Rivers' dilemma: Better to start Allen or Bradley?


Rivers' dilemma: Better to start Allen or Bradley?

BOSTON Boston Celtics coach Doc Rivers has a dilemma of sorts on his hands now.

Ray Allen, who has missed the Celtics' last six games with a right ankle injury, is going to be healthy enough to play soon.

His replacement, Avery Bradley, seems to be getting better and more comfortable with every start.

So what does Rivers do? Put Allen back in the starting lineup when he returns, or stick with the strong play of Bradley with the first unit?

When you look at Rivers' reluctance to make any changes involving the Big Four, it would seem as though Allen's place with the starting unit is secure, right?

Not really.

Rivers acknowledged following Boston's 91-72 blowout win over Miami on Sunday that he has not made his mind up about which of the two will start when Allen returns to the lineup.

This season, the Celtics are 10-1 without Allen in the lineup, and 20-21 with him.

"We're playing well, but we've also played well with Ray, by the way," Rivers said. "I think people forget that part. The good thing is that we have options. And we have players with confidence; we have a lot of them."

The emergence of Bradley as a starter speaks to his growth this season into one of the NBA's most improved players.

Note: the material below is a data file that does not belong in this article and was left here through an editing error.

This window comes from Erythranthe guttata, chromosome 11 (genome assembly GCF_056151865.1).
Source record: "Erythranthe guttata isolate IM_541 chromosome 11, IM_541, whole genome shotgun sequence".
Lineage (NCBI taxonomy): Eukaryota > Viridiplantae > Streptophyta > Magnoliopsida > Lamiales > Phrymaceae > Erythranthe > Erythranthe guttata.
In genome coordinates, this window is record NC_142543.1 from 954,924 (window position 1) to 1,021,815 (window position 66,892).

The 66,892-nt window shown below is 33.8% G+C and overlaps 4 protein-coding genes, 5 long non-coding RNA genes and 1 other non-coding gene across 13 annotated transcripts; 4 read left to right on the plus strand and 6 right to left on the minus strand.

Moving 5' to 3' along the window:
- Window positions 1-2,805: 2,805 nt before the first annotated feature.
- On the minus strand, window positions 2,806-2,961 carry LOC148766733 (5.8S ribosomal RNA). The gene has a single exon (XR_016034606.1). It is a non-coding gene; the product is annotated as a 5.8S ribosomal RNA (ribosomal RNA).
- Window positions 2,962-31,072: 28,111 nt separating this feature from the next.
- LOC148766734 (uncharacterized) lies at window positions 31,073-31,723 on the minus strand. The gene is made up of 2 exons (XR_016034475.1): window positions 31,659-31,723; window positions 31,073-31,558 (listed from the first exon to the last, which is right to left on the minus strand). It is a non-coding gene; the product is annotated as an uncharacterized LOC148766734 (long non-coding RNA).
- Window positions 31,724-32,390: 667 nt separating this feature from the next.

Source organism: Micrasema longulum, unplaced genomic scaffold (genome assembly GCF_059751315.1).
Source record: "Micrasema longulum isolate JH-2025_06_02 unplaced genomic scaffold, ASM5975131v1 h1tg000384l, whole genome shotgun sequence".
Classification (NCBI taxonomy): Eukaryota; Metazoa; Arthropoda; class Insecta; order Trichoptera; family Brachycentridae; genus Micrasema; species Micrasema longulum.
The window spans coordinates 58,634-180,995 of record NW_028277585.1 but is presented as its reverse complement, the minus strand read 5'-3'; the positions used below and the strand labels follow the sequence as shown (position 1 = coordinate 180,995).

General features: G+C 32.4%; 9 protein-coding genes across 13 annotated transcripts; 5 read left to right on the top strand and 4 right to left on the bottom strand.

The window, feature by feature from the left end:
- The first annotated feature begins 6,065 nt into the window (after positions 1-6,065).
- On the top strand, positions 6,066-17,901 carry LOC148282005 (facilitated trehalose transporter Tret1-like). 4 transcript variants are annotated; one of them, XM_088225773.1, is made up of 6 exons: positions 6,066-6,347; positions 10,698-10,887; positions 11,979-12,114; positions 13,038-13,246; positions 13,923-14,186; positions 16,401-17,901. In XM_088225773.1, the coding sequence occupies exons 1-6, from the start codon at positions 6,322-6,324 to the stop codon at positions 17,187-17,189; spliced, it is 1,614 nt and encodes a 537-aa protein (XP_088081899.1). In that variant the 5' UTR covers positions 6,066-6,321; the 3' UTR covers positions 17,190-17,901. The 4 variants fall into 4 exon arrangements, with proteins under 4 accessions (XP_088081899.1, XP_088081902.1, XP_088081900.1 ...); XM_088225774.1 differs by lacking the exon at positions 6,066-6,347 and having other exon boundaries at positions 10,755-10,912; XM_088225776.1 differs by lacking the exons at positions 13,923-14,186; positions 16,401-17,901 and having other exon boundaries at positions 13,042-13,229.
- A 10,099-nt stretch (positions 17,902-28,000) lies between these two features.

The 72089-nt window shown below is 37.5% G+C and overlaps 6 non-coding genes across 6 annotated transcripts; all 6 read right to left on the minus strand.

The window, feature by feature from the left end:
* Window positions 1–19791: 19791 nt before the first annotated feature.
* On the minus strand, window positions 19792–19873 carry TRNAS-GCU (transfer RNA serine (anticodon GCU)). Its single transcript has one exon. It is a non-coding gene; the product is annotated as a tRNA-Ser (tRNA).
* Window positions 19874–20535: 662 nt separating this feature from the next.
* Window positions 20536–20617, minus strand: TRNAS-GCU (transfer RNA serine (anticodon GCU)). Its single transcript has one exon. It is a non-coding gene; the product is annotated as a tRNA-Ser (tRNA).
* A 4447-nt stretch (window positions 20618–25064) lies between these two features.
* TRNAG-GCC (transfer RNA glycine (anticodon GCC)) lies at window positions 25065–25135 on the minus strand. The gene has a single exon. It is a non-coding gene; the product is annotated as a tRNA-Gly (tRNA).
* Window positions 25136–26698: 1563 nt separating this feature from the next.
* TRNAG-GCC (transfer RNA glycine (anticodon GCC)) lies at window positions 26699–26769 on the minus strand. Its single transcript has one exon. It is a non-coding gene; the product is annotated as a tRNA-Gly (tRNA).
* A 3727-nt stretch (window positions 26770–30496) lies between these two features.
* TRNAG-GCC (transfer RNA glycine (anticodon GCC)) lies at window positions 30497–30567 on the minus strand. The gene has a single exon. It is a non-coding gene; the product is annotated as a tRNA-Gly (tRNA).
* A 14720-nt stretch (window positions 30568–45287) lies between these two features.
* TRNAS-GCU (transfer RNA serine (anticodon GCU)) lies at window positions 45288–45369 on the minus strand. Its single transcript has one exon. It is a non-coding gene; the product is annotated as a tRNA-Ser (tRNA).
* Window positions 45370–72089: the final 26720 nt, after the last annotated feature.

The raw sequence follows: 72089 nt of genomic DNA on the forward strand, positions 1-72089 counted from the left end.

He doesn't shoot the ball nearly as well as Allen, but his ability to defend seems to fit in well with the C's and their defensive mindset.

And with him now cutting to the basket often -- and Rondo finding him -- he's no longer an offensive liability when he's on the floor.

Bradley filled in for Rajon Rondo earlier this season, and the Celtics were successful.

But this stint in place of Allen has been different.

As Rondo's replacement, Bradley often deferred the play-making duties to Paul Pierce.

But in place of Allen, Bradley's clearly more comfortable at the off-guard position. And his defense, combined with Rondo's instincts for forcing turnovers by getting into passing lanes, has given the Celtics the kind of defensive-minded backcourt that the C's have not had under Rivers.

To his credit, Bradley has avoided making his newfound status with the Celtics an issue, maintaining that he plans to continue playing hard whether he's starting or coming off the bench.

"The veterans on this team have taught me so much since I've been here," Bradley told CSNNE.com. "It doesn't matter if I'm in the game at the start or coming off the bench. I just have to make sure I'm always ready to play, and when I do play, I'm helping my team win."

While Bradley has certainly played well enough to warrant the starting nod when Allen returns, folks have to remember that Allen's best play typically comes this time of year.

Bradley's defensive prowess has been impressive, but playoff games often come down to one or two big shots -- Ray Allen's specialty.

Whichever way Rivers decides to go, one thing is clear: The Celtics bench will get a boost with the addition of either player.